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against the belle of Brighton, who, with uncommon spirit, slapped the porter's face, threw his wig into the square, kicked the house-dog, played a sonorous peal on the knocker, and then triumphantly stept into her carriage to the captain, who was her escort in this bold adventure. It has been since whispered in the fashionable circles, that the brave captain and the spirited Mary are off together.'
The paper dropped from the hand of poor Rebecca, and she fell back in the chair in a strong fit, from which she was not recovered when Sabina returned. By her frantic cries, the terrified girl brought up the landlady and her daughter; but it was long ere their united endeavours restored animation to the care-worn form of her broken-hearted mother. When she did open her eyes, she pointed to the newspaper which lay at her feet. Sabina instantly discovered the cause of her mother's illness, and, putting the fatal paper in her pocket, assisted her agitated parent to bed, from which she rose no more for seven weeks. During this time, Sabina was her nurse, her friend, her comforter.
Sabina wrote twice to her sister, but receiving no answer, unknown to her mother, she addressed a few lines to lady Facwett, conjuring her, for the love of Heaven, to honour her with one line informing her of her sister's fate. In a few days the following answer arrived :—
Though personally unknown to you and your excellent mother, my brother has taught me to love you both with much affection. I there
tain and miss Bently are persons of specious manners, but depraved principles. To miss Bently your sister became attached. I frequently warned the volatile Mary of this syren, but without effect: she was never happy but in her company. The captain (an artful coxcomb) introduced a set of wretches to his sister's house, in whose society Mrs. Gordon lost sums of money which I knew my brother's fortune was unable to pay without hurting his child. I therefore informed Mary that she must give up miss Bently, or me. The next morning she called as usual, but as I had the mortification to observe from my window the captain was in her carriage. I gave orders to be denied. I am sorry I did, for Mary's conduct was so very ridiculous on the occasion, that the affair became quite public; and hence arose the foolish paragraph which so affected Mrs. Gayton. I wrote to my brother an account of the business. He came to Brighton, and insisted Mary should accompany him to a little estate of sir Thomas's, in the north of England, where they will remain till their affairs can be adjusted, which at present are very deranged, and I hope, by their œconomy, will retrieve the large sums which have been so thoughtlessly lavished in scenes of dissipation and folly. With a thousand good wishes to yourself and mother, I am your affectionate friend and servant,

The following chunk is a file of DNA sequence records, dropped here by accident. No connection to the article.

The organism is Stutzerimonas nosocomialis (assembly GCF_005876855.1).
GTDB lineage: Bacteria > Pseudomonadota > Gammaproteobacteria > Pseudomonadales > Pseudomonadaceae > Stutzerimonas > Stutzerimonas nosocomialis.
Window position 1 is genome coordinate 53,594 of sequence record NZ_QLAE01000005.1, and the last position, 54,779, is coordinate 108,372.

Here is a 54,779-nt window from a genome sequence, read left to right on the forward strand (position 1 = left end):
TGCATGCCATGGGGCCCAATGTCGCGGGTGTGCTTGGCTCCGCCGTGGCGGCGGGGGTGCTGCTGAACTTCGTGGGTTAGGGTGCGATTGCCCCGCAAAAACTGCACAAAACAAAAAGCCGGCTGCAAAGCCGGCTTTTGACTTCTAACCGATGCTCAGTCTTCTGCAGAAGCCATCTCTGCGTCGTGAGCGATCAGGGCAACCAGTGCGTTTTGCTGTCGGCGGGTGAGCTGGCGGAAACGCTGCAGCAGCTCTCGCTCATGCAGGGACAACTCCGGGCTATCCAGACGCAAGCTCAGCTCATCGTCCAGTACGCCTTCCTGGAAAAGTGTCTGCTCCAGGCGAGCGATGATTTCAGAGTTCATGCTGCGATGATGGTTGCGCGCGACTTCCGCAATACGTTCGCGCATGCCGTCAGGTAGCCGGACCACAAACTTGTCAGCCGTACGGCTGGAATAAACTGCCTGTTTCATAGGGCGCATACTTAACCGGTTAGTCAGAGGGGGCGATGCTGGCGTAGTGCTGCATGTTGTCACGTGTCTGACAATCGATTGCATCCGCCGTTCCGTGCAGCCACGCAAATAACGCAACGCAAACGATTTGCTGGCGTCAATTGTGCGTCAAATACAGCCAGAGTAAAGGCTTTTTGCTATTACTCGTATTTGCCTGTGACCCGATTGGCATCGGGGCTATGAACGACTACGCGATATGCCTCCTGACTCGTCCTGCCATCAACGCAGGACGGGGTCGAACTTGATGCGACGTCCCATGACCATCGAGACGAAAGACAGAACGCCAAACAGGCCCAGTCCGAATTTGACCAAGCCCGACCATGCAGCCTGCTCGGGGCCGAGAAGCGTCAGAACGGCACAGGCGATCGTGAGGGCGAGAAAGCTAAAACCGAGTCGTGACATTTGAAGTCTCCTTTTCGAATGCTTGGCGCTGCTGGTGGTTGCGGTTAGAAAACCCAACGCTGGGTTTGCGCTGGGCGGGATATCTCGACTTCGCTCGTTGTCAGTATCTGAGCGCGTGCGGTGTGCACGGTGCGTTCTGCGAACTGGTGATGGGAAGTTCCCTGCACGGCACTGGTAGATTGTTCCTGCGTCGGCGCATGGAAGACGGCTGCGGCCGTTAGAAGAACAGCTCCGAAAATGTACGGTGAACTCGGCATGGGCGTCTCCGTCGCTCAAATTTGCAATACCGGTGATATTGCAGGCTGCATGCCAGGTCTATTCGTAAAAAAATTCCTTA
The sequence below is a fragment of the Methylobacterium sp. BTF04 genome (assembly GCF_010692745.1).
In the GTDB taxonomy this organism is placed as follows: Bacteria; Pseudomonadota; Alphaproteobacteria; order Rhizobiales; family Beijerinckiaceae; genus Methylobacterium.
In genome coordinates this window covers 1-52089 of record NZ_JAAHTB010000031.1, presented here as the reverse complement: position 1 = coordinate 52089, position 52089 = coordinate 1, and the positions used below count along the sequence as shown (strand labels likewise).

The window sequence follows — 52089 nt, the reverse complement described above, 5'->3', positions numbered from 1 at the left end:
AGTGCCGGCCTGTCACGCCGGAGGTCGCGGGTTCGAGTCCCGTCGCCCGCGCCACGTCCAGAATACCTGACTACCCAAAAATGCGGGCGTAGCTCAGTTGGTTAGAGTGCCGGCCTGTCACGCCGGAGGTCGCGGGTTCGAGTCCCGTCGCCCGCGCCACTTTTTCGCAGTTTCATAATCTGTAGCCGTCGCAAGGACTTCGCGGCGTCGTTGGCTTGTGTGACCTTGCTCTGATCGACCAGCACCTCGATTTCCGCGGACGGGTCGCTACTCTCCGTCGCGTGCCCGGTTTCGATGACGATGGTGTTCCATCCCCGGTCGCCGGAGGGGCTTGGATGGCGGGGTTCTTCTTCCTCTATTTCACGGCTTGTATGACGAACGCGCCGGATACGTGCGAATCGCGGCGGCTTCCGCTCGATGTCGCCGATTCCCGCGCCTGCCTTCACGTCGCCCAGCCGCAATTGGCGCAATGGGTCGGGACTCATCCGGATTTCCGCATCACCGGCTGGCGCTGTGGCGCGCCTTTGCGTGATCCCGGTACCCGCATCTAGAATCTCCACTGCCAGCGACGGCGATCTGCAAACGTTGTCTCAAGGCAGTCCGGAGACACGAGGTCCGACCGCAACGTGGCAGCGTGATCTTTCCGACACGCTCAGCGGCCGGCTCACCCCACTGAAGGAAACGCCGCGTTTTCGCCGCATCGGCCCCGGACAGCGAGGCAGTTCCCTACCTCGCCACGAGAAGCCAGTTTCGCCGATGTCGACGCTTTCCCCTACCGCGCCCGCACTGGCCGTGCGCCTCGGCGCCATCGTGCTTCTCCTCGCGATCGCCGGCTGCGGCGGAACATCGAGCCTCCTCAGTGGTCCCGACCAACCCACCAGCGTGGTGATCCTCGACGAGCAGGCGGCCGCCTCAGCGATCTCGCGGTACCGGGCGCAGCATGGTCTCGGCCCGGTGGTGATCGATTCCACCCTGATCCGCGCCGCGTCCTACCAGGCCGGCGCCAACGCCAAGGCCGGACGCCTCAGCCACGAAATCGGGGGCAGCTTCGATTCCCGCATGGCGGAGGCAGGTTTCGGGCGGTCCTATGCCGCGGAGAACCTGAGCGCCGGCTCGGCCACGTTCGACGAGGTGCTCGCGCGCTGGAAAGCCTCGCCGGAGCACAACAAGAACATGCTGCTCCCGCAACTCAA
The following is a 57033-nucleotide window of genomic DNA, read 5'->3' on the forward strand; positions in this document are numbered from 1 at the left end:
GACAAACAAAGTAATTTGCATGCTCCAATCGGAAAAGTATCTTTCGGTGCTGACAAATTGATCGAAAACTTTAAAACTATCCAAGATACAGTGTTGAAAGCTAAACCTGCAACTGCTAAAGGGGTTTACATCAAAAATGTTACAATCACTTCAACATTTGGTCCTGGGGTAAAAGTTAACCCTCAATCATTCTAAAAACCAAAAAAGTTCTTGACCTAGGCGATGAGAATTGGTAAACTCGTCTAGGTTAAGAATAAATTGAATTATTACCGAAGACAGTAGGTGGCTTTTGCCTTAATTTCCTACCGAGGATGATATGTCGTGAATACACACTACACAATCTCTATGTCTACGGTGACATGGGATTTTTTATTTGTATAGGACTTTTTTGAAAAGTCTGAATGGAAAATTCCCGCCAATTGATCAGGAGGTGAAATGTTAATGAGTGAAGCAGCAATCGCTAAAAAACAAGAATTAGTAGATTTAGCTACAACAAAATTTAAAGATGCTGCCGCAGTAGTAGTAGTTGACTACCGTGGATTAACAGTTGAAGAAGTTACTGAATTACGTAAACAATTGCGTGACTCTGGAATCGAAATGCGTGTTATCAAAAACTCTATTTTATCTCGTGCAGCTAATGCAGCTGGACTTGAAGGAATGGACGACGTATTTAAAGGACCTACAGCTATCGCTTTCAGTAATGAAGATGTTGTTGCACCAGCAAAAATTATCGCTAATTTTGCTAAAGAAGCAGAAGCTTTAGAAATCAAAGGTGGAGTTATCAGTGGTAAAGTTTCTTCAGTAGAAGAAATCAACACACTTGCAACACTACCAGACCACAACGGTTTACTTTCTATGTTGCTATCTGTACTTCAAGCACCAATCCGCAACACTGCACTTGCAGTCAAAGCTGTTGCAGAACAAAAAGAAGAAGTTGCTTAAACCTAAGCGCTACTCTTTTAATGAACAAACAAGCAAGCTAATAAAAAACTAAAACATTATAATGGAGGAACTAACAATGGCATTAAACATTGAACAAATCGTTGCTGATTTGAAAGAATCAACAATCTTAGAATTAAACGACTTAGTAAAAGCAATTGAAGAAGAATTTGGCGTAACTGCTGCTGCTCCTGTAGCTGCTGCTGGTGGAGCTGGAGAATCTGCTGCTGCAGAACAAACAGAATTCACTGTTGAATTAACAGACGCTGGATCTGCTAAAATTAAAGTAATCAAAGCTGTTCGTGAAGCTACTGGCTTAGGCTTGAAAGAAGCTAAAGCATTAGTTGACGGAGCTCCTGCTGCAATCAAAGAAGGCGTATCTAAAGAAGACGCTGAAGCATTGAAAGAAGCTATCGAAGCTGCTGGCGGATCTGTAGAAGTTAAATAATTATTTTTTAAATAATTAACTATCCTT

Sabina was sitting with her mo❤ ther when this letter was delivered, and as she thought that a knowledge
Mary is not so guilty as we feared.' ed, and was carried to bed insen-
Sabina had often heard her mother speak in terms of high commendation of the skill of sir W. H. and without considering the distance, or expence of his attendance (happening to recollect his address), she wrote, intreating his immediate presence. On the third day sir W- arrived in a post-chaise and four. When he approached the bed, Rebecca was insensible. His countenance changed as he looked on the beautiful ruin. I can be of no service,' said he. Death has already marked her for his own. I do not even think her senses will return: if they should, keep her perfectly quiet; that is all that can be done. I will write a prescription which shall be merely a cordial, and may be given, if she is able to take it, at any time. But I rather think she will go off as she is.' He then retired to his inn, and the next morning sent in his bill of expences on the road, which amounted to twenty-five pounds; though he had humanely declined a fee, as his skill was useless. Sabina opened her mother's pocket-book, and taking a fifty pound note sent it to sir W——, who again. looked in before he commenced his journey, and Guding Rebecca in the same state he had left her the preceding evening, was confirmed in his opinion that her senses would not return, and departed for London.
Thus poor Sabina lessened her small store, and had the mortification to find she had lessened it for nothing but the satisfaction of know